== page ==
In order for the results to be URL-addressable, we’ll need to issue a GET request with all the relevant URL parameters appended to the URL. A form element with no specified method attribute will default to submitting a GET request when the form is submitted, and automatically adds all parameters to the URL as key/value pairs. Furthermore, omitting the form’s action attribute means that it’ll default to submitting to the current URL. So that suits us perfectly:

<form>
	<h2>Product filters</h2>
	...
	<button type="submit">Apply filters</button>
</form>

In the context of a PHP application like Craft, if you append a pair of empty square brackets to the name attributes of your form inputs, the resulting parameters will be treated as arrays when they are received by the server, which is exactly what you need when dealing with multi-faceted filtering.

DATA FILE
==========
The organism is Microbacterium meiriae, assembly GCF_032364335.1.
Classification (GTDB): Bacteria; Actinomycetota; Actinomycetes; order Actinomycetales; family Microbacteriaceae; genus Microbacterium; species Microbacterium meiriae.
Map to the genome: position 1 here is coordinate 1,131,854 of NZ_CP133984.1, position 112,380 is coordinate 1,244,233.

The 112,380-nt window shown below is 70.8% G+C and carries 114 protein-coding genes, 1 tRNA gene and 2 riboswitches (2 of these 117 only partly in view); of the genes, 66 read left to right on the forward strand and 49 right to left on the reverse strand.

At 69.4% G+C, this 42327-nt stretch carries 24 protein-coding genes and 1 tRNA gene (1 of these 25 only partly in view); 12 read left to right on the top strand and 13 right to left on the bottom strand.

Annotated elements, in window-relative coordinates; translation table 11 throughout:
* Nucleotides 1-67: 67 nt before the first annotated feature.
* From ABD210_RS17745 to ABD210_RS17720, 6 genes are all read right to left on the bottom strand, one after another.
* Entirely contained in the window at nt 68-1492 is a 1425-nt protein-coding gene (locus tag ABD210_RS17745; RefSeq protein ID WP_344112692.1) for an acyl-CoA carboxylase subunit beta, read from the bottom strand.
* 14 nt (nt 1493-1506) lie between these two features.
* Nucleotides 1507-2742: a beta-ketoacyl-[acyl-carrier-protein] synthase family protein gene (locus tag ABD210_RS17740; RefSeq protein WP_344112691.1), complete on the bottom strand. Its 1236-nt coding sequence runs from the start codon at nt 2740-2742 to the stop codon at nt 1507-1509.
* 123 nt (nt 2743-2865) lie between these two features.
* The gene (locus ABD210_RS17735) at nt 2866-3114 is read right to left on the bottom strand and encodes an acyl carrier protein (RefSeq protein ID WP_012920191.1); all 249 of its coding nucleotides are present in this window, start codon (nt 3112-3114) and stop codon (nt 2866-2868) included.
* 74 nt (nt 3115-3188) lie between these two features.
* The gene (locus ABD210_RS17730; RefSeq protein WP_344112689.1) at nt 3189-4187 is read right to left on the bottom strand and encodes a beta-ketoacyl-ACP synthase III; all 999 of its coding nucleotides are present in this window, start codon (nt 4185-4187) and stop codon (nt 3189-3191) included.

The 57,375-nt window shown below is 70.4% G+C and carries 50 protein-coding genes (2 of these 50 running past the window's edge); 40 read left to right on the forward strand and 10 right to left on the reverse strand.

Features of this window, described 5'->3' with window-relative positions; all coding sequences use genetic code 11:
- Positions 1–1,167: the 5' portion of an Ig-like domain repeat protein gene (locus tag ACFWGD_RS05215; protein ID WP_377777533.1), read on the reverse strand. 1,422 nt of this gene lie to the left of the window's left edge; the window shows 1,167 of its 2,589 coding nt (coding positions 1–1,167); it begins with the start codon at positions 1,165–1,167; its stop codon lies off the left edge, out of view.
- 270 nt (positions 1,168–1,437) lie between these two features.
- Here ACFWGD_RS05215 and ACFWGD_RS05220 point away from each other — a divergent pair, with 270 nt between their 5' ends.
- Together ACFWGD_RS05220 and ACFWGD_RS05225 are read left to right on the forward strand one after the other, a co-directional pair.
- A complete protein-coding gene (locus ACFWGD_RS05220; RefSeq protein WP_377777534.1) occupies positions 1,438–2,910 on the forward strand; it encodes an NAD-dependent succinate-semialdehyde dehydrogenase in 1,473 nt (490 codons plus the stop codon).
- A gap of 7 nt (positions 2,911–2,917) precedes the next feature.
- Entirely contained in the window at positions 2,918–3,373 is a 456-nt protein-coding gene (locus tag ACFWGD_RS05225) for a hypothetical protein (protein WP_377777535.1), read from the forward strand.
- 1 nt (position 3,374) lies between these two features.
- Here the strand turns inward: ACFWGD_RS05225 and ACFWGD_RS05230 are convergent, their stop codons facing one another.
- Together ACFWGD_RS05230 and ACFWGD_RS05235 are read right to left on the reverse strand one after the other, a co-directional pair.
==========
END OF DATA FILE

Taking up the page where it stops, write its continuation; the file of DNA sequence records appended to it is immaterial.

<form>
	<h2>Product filters</h2>

	<h3>Search by keyword</h3>
	<label for="keywords">Enter keywords</label>
	<input type="search" id="keywords" name="keywords" value="">

	<h3>Colours</h3>
	<ul>
		<li>
			<input id="red" type="checkbox" name="colours[]" value="Red">
			<label for="red">Red</label>
		</li>
		<li>
			<label for="blue">Blue</label>
			<input id="blue" type="checkbox" name="colours[]" value="Blue">
		</li>
		<li>
			<label for="purple">Purple</label>
			<input id="purple" type="checkbox" name="colours[]" value="Purple">
		</li>
	</ul>

	<h3>Sizes</h3>
	<ul>
		<li>
			<label for="small">Small</label>
			<input id="small" type="checkbox" name="sizes[]" value="Small">
		</li>
		<li>
			<label for="medium">Medium</label>